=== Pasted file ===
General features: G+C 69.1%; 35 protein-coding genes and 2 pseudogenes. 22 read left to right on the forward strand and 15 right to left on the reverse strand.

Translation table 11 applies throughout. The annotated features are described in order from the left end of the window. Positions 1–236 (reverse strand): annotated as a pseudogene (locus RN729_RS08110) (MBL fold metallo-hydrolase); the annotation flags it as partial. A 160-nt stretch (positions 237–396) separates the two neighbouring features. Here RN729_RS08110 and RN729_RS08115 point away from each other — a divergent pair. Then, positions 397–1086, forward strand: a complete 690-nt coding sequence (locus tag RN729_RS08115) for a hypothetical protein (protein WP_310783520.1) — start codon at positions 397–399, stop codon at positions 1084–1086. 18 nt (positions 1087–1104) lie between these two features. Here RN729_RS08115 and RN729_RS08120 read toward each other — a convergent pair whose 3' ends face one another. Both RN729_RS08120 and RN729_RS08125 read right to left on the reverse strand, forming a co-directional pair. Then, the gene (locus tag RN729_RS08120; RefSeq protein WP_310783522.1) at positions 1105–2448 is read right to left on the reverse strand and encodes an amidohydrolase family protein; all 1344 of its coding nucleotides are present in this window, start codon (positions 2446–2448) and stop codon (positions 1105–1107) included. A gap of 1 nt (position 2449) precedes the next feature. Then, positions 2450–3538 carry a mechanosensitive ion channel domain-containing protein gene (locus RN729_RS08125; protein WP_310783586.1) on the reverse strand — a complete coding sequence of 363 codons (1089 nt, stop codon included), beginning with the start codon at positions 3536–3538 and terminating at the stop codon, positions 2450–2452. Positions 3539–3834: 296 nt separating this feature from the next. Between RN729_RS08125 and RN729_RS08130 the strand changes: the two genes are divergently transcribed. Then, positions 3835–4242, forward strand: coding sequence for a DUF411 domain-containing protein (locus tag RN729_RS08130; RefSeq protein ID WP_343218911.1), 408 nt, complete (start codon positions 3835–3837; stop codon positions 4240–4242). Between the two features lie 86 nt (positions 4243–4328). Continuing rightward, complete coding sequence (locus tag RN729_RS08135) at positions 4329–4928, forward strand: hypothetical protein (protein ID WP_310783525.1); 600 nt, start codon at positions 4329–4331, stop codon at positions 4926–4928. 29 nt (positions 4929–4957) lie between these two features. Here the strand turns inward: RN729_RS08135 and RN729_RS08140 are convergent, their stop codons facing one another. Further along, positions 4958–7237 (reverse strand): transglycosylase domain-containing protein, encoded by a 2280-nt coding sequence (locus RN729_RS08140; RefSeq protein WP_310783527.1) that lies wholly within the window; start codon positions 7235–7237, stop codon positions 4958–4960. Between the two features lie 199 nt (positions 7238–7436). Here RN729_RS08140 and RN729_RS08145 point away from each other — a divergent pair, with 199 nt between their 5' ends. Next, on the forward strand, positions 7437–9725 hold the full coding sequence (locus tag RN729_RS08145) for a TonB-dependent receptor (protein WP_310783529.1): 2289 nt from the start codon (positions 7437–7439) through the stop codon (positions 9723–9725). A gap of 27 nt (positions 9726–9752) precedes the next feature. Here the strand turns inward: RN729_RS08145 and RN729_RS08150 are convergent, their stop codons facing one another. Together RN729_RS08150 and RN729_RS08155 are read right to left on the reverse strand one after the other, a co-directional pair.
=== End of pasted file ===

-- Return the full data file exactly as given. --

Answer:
General features: G+C 69.1%; 35 protein-coding genes and 2 pseudogenes. 22 read left to right on the forward strand and 15 right to left on the reverse strand.

Translation table 11 applies throughout. The annotated features are described in order from the left end of the window. Positions 1–236 (reverse strand): annotated as a pseudogene (locus RN729_RS08110) (MBL fold metallo-hydrolase); the annotation flags it as partial. A 160-nt stretch (positions 237–396) separates the two neighbouring features. Here RN729_RS08110 and RN729_RS08115 point away from each other — a divergent pair. Then, positions 397–1086, forward strand: a complete 690-nt coding sequence (locus tag RN729_RS08115) for a hypothetical protein (protein WP_310783520.1) — start codon at positions 397–399, stop codon at positions 1084–1086. 18 nt (positions 1087–1104) lie between these two features. Here RN729_RS08115 and RN729_RS08120 read toward each other — a convergent pair whose 3' ends face one another. Both RN729_RS08120 and RN729_RS08125 read right to left on the reverse strand, forming a co-directional pair. Then, the gene (locus tag RN729_RS08120; RefSeq protein WP_310783522.1) at positions 1105–2448 is read right to left on the reverse strand and encodes an amidohydrolase family protein; all 1344 of its coding nucleotides are present in this window, start codon (positions 2446–2448) and stop codon (positions 1105–1107) included. A gap of 1 nt (position 2449) precedes the next feature. Then, positions 2450–3538 carry a mechanosensitive ion channel domain-containing protein gene (locus RN729_RS08125; protein WP_310783586.1) on the reverse strand — a complete coding sequence of 363 codons (1089 nt, stop codon included), beginning with the start codon at positions 3536–3538 and terminating at the stop codon, positions 2450–2452. Positions 3539–3834: 296 nt separating this feature from the next. Between RN729_RS08125 and RN729_RS08130 the strand changes: the two genes are divergently transcribed. Then, positions 3835–4242, forward strand: coding sequence for a DUF411 domain-containing protein (locus tag RN729_RS08130; RefSeq protein ID WP_343218911.1), 408 nt, complete (start codon positions 3835–3837; stop codon positions 4240–4242). Between the two features lie 86 nt (positions 4243–4328). Continuing rightward, complete coding sequence (locus tag RN729_RS08135) at positions 4329–4928, forward strand: hypothetical protein (protein ID WP_310783525.1); 600 nt, start codon at positions 4329–4331, stop codon at positions 4926–4928. 29 nt (positions 4929–4957) lie between these two features. Here the strand turns inward: RN729_RS08135 and RN729_RS08140 are convergent, their stop codons facing one another. Further along, positions 4958–7237 (reverse strand): transglycosylase domain-containing protein, encoded by a 2280-nt coding sequence (locus RN729_RS08140; RefSeq protein WP_310783527.1) that lies wholly within the window; start codon positions 7235–7237, stop codon positions 4958–4960. Between the two features lie 199 nt (positions 7238–7436). Here RN729_RS08140 and RN729_RS08145 point away from each other — a divergent pair, with 199 nt between their 5' ends. Next, on the forward strand, positions 7437–9725 hold the full coding sequence (locus tag RN729_RS08145) for a TonB-dependent receptor (protein WP_310783529.1): 2289 nt from the start codon (positions 7437–7439) through the stop codon (positions 9723–9725). A gap of 27 nt (positions 9726–9752) precedes the next feature. Here the strand turns inward: RN729_RS08145 and RN729_RS08150 are convergent, their stop codons facing one another. Together RN729_RS08150 and RN729_RS08155 are read right to left on the reverse strand one after the other, a co-directional pair.